Homogeneous and inhomogeneous RDB
Consider the case of homogeneous local databases (σ & ord 1). In this case, most often talk about relational databases. However, even with all the assumptions made earlier, there are difficulties.
Let there be strict correspondence MSi • σ = ψ • Msj. When going over to an arbitrary model Mk (Figure 11.7) due to ψ & sup1; 1 should be Msi • σ = ψ • Msk If ψ is to be kept (which is desirable), then the semantics of JODM M must be very rich.
Fig. 11.7. Local Database Correlation
This condition is difficult to fulfill, so they act differently. Change the function ψ for the IOD and for the NMD by building the corresponding (pairwise) drivers in ODBC. From the standpoint of languages, it is useful to use the standard SQL language, whose numerous dialects are well understood each other. Because there are few versions of the same type of DBMS (for Paradox, dBASE, FoxPro, BTrieve, Access, Oracle), there are a few drivers used in ODBC, which is a serious argument in favor of this direction.
The procedure is significantly more complicated for the case of different data models (σ & sup1; 1).
The construction of heterogeneous RDBs is possible in two ways.
1. The user in each node is provided with an interface from users of other local databases, that is, n (n1) data conversion schemes.
2. A single standard user interface and a standard internal query form are created: one RDB scheme, but each type of local DB must have its own type of schema converter into a common form (n conversion types for n local DBMSs). The user should in this case study the new scheme  the network standard. Both methods have their advantages and disadvantages.
In general, there is a need to build an intermediate, universal, virtual data model [14, 15], for the implementation of which you can use, for example, a relational model.
The complexity here is not only, as noted earlier, in the need for a wealth of semantics of JOD and NMD. Indeed, the commutative diagrams of the NMD operators assume the preservation of the invariance in Mi of the logical dependencies of the data taking place in Mj. Directly to this requirement the semantics of the initial operators does not satisfy: different requirements for the semantics of the Mj model will correspond to this requirement, including for the composition of the functional complete set of operations. Display an arbitrary model of Mi in Mj. without changing the semantics of data and operations on them in Mi is not possible.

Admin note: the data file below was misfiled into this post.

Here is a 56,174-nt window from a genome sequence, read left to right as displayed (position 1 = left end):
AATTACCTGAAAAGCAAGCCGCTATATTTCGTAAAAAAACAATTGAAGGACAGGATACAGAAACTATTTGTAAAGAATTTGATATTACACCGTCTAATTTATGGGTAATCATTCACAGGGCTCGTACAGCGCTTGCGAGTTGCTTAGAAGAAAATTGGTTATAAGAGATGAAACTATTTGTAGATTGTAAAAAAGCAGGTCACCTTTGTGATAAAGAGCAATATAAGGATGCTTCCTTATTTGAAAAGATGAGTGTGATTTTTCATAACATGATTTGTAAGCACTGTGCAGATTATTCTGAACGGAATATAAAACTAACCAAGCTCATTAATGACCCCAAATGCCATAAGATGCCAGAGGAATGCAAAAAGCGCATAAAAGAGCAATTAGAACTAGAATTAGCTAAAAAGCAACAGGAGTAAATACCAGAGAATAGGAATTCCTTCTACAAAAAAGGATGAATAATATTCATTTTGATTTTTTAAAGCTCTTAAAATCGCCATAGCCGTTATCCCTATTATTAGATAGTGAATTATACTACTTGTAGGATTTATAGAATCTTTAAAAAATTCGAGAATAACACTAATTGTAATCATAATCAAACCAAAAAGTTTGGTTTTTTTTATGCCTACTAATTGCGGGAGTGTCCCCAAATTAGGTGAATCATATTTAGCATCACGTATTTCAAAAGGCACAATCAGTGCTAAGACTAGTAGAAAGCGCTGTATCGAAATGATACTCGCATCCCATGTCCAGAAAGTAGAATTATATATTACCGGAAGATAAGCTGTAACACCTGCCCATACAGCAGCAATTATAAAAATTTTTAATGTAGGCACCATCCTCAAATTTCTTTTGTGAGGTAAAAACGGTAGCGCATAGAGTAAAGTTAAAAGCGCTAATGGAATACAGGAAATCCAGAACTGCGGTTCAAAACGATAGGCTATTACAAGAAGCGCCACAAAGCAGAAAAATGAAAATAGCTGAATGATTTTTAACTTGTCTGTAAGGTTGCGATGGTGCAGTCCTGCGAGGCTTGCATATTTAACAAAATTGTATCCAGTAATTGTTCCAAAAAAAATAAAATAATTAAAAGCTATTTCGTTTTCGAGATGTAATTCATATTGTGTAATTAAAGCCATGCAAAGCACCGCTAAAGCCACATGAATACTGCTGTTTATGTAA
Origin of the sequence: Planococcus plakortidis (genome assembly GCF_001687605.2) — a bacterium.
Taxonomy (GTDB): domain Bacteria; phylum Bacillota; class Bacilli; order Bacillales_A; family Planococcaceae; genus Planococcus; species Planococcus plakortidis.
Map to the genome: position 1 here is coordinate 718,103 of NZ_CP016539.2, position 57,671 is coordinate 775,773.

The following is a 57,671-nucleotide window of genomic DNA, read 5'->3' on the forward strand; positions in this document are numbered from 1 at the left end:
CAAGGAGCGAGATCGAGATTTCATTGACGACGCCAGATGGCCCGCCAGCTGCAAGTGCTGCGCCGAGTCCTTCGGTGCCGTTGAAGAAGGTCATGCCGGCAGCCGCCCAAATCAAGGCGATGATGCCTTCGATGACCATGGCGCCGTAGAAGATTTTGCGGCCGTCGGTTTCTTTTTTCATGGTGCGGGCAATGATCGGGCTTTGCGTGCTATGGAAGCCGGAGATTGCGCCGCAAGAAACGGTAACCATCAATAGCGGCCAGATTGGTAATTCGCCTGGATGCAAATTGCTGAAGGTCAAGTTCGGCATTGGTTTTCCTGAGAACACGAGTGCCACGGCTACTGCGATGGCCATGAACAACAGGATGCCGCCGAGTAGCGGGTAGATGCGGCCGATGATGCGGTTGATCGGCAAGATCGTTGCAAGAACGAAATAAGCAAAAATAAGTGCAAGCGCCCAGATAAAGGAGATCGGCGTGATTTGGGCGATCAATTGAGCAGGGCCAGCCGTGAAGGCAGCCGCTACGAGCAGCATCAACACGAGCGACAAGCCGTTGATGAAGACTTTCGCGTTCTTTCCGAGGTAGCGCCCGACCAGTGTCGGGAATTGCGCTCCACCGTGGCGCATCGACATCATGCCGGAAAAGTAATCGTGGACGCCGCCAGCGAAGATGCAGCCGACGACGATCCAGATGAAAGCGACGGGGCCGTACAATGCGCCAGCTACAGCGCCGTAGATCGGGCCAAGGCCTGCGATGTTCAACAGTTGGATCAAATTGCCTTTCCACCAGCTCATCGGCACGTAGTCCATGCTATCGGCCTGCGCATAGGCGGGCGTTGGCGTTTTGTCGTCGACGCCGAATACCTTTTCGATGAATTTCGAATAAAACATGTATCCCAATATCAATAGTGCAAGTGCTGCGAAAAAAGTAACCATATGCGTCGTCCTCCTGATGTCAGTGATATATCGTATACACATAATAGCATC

Then in the general case it is necessary to construct an intermediate model Mj (Fig. 11.8), such that Mj = kernel Mj + Mji, where the model Mji. displays the logical dependencies present in Mi. We call Mji. interpretation Mi in Mj: it has all the properties of the data models.
When designing Mji, it is useful to use the following principles.
1. Orientation to the initial data types Mj when constructing in ML more complex types, reflecting the dependencies in Mi, with the basis of Mji. is a M.kernel.
2. Combining the syntax of the set of operators Oji of the MJJ MJ with the syntax of the set of operators Oj by changing the semantics.
3. The Mj kernel must have the maximum variety of primary data types with a minimum of constraints.
4. Principles of the construction of the core should ensure its simple expansion by introducing axiomatic data types and constructing declaratively specified semantic restrictions on primary data types.
In this case, the conversion procedure can have this sequence:
1) the initial M and the target (finite) M data model are determined;
2), the MOR is shown in Mj under the injective operators ψ: Bi → Bj and the commutativity diagrams of the circuit description are verified;
3) the model Mj extends to Mji, including the choice of the σji axiom schemes, the definition of the semantics of the set of operators Oji, the extension Mji of the model Mj, and the formal verification of logical and operator completeness;
Fig. 11.8. Converting data from different models
4) maps of the IODM Mi are constructed in the IJOD Mji, NMD Mi in the MJJ NMD, including the verification of the commutativity of diagrams of maps of schemes and operators.
The truth of the axiom system must be invariant to the changes made by the NMD operator in Mji. Axiom aji & Icirc; Mji is an invariant of the data model of M. with respect to the Oji operators, if the truth of ajI (ojI (R)/R) for any ojI & Rci from the truth ajI (R), where R is the implementation of a composite data type, ; OjI and arbitrary R. Such a system of axioms must be logically and operatorally complete.